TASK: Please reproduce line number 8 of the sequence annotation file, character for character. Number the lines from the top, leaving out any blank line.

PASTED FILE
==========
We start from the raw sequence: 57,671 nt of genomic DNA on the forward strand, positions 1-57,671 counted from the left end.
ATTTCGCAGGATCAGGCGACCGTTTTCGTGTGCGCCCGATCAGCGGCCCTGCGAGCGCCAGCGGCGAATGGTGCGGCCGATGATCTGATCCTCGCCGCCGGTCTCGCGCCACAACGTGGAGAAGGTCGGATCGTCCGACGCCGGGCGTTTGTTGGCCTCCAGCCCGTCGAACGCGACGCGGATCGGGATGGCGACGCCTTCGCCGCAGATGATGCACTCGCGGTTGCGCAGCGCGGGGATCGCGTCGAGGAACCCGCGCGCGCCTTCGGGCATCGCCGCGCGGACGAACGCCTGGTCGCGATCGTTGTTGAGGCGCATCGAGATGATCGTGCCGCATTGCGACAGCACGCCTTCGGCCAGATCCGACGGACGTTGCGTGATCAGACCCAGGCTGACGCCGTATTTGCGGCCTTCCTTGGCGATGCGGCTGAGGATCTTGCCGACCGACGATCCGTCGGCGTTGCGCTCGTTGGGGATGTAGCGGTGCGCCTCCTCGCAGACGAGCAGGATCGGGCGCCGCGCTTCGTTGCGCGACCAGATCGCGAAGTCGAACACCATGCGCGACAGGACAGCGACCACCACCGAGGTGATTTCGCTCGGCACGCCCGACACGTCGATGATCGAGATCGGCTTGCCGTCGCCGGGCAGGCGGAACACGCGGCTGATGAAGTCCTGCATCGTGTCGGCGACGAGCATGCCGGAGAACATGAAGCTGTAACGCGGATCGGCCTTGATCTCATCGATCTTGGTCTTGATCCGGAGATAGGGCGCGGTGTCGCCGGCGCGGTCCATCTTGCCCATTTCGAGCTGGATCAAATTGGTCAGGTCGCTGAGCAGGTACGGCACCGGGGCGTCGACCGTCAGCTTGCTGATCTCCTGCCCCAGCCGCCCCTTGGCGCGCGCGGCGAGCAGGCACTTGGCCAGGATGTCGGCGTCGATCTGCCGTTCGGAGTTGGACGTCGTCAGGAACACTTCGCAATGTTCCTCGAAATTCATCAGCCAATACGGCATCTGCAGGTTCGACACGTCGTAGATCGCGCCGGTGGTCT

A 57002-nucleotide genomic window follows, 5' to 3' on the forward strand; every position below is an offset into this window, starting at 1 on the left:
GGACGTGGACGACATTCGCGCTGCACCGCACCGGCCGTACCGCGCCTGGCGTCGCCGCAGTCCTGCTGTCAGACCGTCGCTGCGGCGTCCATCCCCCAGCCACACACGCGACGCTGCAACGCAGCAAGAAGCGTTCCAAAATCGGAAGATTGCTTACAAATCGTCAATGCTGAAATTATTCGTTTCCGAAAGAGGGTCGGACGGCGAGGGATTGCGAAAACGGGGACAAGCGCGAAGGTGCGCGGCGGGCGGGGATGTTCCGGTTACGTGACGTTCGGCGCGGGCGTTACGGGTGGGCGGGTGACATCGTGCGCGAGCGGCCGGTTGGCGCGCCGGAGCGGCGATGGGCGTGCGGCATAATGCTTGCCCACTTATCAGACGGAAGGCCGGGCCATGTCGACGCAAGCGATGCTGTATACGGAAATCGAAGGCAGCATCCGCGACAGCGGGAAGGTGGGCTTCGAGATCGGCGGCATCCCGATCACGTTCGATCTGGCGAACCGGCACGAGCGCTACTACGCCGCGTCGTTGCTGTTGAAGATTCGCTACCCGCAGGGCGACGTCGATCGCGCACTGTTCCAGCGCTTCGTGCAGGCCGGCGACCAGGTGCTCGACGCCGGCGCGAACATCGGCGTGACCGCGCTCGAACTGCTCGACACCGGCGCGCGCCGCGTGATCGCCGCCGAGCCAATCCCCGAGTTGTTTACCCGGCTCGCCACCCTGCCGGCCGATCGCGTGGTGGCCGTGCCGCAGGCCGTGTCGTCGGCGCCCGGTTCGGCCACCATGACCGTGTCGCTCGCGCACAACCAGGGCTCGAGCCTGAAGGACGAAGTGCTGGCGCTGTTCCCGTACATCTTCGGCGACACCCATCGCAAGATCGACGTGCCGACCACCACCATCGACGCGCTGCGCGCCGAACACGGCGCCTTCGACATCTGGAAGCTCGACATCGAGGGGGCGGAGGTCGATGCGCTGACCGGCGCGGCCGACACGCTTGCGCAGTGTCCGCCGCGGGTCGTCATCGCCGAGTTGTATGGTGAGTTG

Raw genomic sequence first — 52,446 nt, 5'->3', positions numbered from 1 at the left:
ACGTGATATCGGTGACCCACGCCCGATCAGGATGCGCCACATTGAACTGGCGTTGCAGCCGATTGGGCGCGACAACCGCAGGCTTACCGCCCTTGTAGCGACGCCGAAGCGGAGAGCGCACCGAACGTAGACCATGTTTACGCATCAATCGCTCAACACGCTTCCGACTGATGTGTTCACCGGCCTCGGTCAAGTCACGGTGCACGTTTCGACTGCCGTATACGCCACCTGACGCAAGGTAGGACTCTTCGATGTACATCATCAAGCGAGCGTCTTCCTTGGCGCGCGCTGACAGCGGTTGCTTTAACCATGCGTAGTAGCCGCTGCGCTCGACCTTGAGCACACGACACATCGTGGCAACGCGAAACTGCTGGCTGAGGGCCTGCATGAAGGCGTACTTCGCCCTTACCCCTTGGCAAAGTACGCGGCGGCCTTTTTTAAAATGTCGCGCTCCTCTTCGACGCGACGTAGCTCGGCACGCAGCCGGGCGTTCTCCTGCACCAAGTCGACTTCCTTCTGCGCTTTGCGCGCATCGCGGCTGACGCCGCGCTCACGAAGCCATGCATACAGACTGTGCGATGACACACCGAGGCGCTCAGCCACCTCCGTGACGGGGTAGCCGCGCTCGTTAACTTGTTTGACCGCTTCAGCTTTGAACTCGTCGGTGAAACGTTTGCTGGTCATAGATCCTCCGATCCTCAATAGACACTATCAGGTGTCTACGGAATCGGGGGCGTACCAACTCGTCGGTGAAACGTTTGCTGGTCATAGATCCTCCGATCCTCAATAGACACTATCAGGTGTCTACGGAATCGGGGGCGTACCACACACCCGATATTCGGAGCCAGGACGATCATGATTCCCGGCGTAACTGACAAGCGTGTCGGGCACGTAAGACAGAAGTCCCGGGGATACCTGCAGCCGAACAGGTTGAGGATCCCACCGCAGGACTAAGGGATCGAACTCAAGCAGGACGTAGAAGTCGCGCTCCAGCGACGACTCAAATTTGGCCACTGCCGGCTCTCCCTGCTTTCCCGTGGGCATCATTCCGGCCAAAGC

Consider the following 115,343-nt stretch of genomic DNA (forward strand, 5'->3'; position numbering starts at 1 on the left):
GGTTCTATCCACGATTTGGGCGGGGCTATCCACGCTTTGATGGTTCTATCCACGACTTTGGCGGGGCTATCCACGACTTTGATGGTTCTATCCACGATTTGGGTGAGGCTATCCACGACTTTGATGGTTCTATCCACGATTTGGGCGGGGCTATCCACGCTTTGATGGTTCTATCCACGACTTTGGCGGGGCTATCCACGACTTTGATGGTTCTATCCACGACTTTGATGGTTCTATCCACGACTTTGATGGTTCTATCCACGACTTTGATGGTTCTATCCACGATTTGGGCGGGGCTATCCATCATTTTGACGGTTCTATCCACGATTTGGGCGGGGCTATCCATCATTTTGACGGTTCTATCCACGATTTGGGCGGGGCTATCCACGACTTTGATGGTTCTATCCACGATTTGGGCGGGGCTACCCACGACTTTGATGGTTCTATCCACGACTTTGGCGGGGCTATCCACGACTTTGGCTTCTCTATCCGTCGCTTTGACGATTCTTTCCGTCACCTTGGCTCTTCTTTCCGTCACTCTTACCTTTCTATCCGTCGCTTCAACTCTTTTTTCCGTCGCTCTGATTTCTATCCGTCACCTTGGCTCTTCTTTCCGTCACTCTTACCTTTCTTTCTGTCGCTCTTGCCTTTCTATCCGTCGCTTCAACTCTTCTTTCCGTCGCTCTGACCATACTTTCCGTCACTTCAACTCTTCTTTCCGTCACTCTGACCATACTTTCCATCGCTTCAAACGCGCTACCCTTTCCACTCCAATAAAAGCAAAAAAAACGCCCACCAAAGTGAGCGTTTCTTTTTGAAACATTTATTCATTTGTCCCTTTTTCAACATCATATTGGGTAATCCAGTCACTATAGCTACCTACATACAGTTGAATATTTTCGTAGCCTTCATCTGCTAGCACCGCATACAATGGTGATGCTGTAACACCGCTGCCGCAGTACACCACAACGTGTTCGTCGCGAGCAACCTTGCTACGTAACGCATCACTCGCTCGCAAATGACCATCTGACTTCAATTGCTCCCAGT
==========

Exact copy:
GGTTCTATCCACGATTTGGGCGGGGCTATCCACGCTTTGATGGTTCTATCCACGACTTTGGCGGGGCTATCCACGACTTTGATGGTTCTATCCACGATTTGGGTGAGGCTATCCACGACTTTGATGGTTCTATCCACGATTTGGGCGGGGCTATCCACGCTTTGATGGTTCTATCCACGACTTTGGCGGGGCTATCCACGACTTTGATGGTTCTATCCACGACTTTGATGGTTCTATCCACGACTTTGATGGTTCTATCCACGACTTTGATGGTTCTATCCACGATTTGGGCGGGGCTATCCATCATTTTGACGGTTCTATCCACGATTTGGGCGGGGCTATCCATCATTTTGACGGTTCTATCCACGATTTGGGCGGGGCTATCCACGACTTTGATGGTTCTATCCACGATTTGGGCGGGGCTACCCACGACTTTGATGGTTCTATCCACGACTTTGGCGGGGCTATCCACGACTTTGGCTTCTCTATCCGTCGCTTTGACGATTCTTTCCGTCACCTTGGCTCTTCTTTCCGTCACTCTTACCTTTCTATCCGTCGCTTCAACTCTTTTTTCCGTCGCTCTGATTTCTATCCGTCACCTTGGCTCTTCTTTCCGTCACTCTTACCTTTCTTTCTGTCGCTCTTGCCTTTCTATCCGTCGCTTCAACTCTTCTTTCCGTCGCTCTGACCATACTTTCCGTCACTTCAACTCTTCTTTCCGTCACTCTGACCATACTTTCCATCGCTTCAAACGCGCTACCCTTTCCACTCCAATAAAAGCAAAAAAAACGCCCACCAAAGTGAGCGTTTCTTTTTGAAACATTTATTCATTTGTCCCTTTTTCAACATCATATTGGGTAATCCAGTCACTATAGCTACCTACATACAGTTGAATATTTTCGTAGCCTTCATCTGCTAGCACCGCATACAATGGTGATGCTGTAACACCGCTGCCGCAGTACACCACAACGTGTTCGTCGCGAGCAACCTTGCTACGTAACGCATCACTCGCTCGCAAATGACCATCTGACTTCAATTGCTCCCAGT